61. Oxygen

The machine is loud and irritating, and my numbers would drop when I slept. The alarm would chime, waking the deepest of sleeper.

In the hospital, they always want to know a person’s oxygen level.  The machine is loud and irritating, and my numbers would drop when I slept.  The alarm would chime, waking the deepest of sleeper.  I’m not sure if I would call it a win win… but I knew to breathe more deeply.  The loss of sleep might be questionable.

The pulse oximeter attaches to the center finger on the right hand.

The pulse oximeter attaches to the center finger on the right hand.  It has a bright red light that shines through the cells and reads the oxygen saturation.  Every time I looked, my mind called out “ET phone home”, and I wanted to join fingertips with a person in the room.

Author: Michele Plumb Stowell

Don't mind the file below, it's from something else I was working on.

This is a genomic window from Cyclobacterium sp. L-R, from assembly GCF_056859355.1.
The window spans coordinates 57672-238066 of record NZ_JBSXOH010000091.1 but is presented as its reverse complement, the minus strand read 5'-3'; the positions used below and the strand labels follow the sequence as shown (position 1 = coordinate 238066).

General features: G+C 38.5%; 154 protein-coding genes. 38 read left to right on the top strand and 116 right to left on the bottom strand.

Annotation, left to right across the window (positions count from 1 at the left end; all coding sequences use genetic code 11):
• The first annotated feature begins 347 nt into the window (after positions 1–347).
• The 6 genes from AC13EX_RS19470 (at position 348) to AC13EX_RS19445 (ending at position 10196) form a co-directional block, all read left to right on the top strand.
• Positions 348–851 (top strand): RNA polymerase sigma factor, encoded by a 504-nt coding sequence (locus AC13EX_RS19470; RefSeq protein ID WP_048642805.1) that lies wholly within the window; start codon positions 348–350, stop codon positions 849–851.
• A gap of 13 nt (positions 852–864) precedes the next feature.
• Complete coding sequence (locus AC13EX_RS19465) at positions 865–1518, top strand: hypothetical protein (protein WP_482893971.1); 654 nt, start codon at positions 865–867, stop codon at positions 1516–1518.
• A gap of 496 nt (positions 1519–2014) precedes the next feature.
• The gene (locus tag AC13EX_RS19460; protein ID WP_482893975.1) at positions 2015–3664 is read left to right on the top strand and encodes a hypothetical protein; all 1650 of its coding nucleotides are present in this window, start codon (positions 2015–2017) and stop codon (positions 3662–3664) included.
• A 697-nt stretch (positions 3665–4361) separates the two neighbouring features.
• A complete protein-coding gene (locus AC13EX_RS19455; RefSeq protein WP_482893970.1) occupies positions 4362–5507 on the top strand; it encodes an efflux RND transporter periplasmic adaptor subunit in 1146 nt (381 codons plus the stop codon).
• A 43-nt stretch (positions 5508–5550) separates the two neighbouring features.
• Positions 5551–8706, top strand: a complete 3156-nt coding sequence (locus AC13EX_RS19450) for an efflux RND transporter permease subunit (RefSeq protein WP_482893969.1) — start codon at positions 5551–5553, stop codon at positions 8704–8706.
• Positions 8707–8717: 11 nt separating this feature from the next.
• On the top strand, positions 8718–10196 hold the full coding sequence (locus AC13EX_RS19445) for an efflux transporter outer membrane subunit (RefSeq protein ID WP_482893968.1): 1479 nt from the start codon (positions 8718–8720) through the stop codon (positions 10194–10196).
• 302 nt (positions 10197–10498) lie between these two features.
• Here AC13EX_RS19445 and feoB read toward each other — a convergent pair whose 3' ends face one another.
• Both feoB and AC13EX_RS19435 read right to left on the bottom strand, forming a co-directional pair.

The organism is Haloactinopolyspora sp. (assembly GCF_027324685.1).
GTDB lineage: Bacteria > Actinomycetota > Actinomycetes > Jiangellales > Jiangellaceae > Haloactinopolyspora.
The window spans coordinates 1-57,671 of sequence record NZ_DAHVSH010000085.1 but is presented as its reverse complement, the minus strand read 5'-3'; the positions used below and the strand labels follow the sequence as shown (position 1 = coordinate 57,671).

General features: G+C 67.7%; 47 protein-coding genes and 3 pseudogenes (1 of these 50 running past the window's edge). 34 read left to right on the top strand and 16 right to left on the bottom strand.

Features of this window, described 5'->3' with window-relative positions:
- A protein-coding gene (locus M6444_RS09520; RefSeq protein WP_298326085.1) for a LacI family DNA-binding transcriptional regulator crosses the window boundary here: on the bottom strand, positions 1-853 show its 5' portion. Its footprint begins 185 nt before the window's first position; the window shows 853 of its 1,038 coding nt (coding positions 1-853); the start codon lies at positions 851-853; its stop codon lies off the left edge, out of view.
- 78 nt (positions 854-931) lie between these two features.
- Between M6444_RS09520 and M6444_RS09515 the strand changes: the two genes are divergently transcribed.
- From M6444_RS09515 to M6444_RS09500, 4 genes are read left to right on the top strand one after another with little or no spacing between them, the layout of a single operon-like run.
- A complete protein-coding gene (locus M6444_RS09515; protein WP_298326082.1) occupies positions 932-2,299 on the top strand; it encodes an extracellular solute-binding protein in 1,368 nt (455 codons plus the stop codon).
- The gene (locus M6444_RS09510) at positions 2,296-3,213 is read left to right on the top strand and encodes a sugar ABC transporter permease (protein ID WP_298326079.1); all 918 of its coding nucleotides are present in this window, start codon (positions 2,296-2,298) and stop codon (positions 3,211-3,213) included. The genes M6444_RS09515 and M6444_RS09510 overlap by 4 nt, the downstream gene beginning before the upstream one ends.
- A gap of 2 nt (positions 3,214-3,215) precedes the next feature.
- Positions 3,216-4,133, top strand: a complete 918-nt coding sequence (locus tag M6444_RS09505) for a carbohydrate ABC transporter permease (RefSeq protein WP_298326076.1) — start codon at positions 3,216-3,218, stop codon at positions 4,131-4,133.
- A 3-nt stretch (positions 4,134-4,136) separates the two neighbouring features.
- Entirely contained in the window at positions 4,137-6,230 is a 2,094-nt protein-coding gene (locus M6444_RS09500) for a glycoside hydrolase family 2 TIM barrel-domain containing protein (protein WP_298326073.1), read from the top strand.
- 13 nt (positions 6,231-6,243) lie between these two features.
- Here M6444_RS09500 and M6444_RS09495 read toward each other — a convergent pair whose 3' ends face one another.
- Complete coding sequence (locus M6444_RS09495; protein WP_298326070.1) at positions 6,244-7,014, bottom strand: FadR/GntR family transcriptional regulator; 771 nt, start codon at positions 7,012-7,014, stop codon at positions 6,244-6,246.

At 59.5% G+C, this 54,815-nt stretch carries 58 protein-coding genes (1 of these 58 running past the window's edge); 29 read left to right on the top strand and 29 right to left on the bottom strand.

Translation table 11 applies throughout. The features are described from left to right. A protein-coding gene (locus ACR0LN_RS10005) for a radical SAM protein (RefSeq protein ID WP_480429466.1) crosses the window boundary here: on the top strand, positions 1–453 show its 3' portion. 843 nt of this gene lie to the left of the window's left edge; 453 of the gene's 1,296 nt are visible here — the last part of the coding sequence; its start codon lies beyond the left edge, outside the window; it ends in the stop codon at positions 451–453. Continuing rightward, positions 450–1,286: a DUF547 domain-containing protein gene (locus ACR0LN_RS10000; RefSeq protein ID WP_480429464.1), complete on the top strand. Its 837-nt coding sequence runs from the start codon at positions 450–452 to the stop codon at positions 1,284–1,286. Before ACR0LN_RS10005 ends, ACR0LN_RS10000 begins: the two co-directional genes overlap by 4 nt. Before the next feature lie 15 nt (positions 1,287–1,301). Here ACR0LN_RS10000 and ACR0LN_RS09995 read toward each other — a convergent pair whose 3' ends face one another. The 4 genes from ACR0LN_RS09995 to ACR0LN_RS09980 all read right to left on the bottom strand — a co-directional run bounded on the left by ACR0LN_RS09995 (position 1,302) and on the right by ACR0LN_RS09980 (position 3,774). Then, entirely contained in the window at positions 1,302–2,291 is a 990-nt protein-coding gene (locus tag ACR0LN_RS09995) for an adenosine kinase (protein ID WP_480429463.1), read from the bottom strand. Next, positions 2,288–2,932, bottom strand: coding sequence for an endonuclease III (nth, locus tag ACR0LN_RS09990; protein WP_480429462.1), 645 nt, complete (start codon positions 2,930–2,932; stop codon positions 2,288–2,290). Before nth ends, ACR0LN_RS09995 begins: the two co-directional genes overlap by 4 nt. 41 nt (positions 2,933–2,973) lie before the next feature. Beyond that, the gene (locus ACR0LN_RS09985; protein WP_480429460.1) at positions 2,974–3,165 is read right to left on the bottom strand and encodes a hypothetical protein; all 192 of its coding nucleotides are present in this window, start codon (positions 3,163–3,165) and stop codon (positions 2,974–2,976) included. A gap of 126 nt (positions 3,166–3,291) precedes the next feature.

Michele Stowell was a teacher, a hand holder, and encouraging voice. Born an early Gen Xer, she has lived in Western Washington for the duration. Her children, two spectacular genetic daughters and an uncountable number of marvelous scout and school sons and daughters, shine as her biggest impact and her greatest blessing. Just before her 54th birthday, Michele was diagnosed with stage four cancer. Her writing and art work are expressions of the drama and the joy of living earth bound. On October 24, 2021, Michele was released from her physical body, transported to continue her work on other realms.

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